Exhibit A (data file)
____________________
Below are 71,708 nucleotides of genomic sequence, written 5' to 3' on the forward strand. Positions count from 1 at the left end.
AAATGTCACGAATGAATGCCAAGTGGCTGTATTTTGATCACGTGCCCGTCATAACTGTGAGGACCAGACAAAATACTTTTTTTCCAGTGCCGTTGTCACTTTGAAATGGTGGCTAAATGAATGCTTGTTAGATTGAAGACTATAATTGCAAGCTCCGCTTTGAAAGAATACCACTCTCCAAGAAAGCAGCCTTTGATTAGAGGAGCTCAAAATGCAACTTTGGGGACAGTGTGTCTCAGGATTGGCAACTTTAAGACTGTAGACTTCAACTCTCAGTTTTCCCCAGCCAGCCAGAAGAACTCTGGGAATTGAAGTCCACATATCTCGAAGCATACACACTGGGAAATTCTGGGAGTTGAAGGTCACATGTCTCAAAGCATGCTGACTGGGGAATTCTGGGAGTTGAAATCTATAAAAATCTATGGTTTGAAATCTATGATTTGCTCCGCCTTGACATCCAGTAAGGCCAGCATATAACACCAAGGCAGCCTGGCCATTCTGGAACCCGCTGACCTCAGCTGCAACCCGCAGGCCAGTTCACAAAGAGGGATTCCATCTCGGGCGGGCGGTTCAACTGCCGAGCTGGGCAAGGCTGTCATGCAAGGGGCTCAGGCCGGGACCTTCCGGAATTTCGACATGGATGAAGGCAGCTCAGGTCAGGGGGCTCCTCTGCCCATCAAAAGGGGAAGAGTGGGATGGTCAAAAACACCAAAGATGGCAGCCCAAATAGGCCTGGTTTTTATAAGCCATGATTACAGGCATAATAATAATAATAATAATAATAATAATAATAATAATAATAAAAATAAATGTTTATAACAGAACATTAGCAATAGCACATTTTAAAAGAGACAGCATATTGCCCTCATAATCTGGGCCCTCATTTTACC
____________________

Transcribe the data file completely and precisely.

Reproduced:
Below are 71,708 nucleotides of genomic sequence, written 5' to 3' on the forward strand. Positions count from 1 at the left end.
AAATGTCACGAATGAATGCCAAGTGGCTGTATTTTGATCACGTGCCCGTCATAACTGTGAGGACCAGACAAAATACTTTTTTTCCAGTGCCGTTGTCACTTTGAAATGGTGGCTAAATGAATGCTTGTTAGATTGAAGACTATAATTGCAAGCTCCGCTTTGAAAGAATACCACTCTCCAAGAAAGCAGCCTTTGATTAGAGGAGCTCAAAATGCAACTTTGGGGACAGTGTGTCTCAGGATTGGCAACTTTAAGACTGTAGACTTCAACTCTCAGTTTTCCCCAGCCAGCCAGAAGAACTCTGGGAATTGAAGTCCACATATCTCGAAGCATACACACTGGGAAATTCTGGGAGTTGAAGGTCACATGTCTCAAAGCATGCTGACTGGGGAATTCTGGGAGTTGAAATCTATAAAAATCTATGGTTTGAAATCTATGATTTGCTCCGCCTTGACATCCAGTAAGGCCAGCATATAACACCAAGGCAGCCTGGCCATTCTGGAACCCGCTGACCTCAGCTGCAACCCGCAGGCCAGTTCACAAAGAGGGATTCCATCTCGGGCGGGCGGTTCAACTGCCGAGCTGGGCAAGGCTGTCATGCAAGGGGCTCAGGCCGGGACCTTCCGGAATTTCGACATGGATGAAGGCAGCTCAGGTCAGGGGGCTCCTCTGCCCATCAAAAGGGGAAGAGTGGGATGGTCAAAAACACCAAAGATGGCAGCCCAAATAGGCCTGGTTTTTATAAGCCATGATTACAGGCATAATAATAATAATAATAATAATAATAATAATAATAATAATAAAAATAAATGTTTATAACAGAACATTAGCAATAGCACATTTTAAAAGAGACAGCATATTGCCCTCATAATCTGGGCCCTCATTTTACC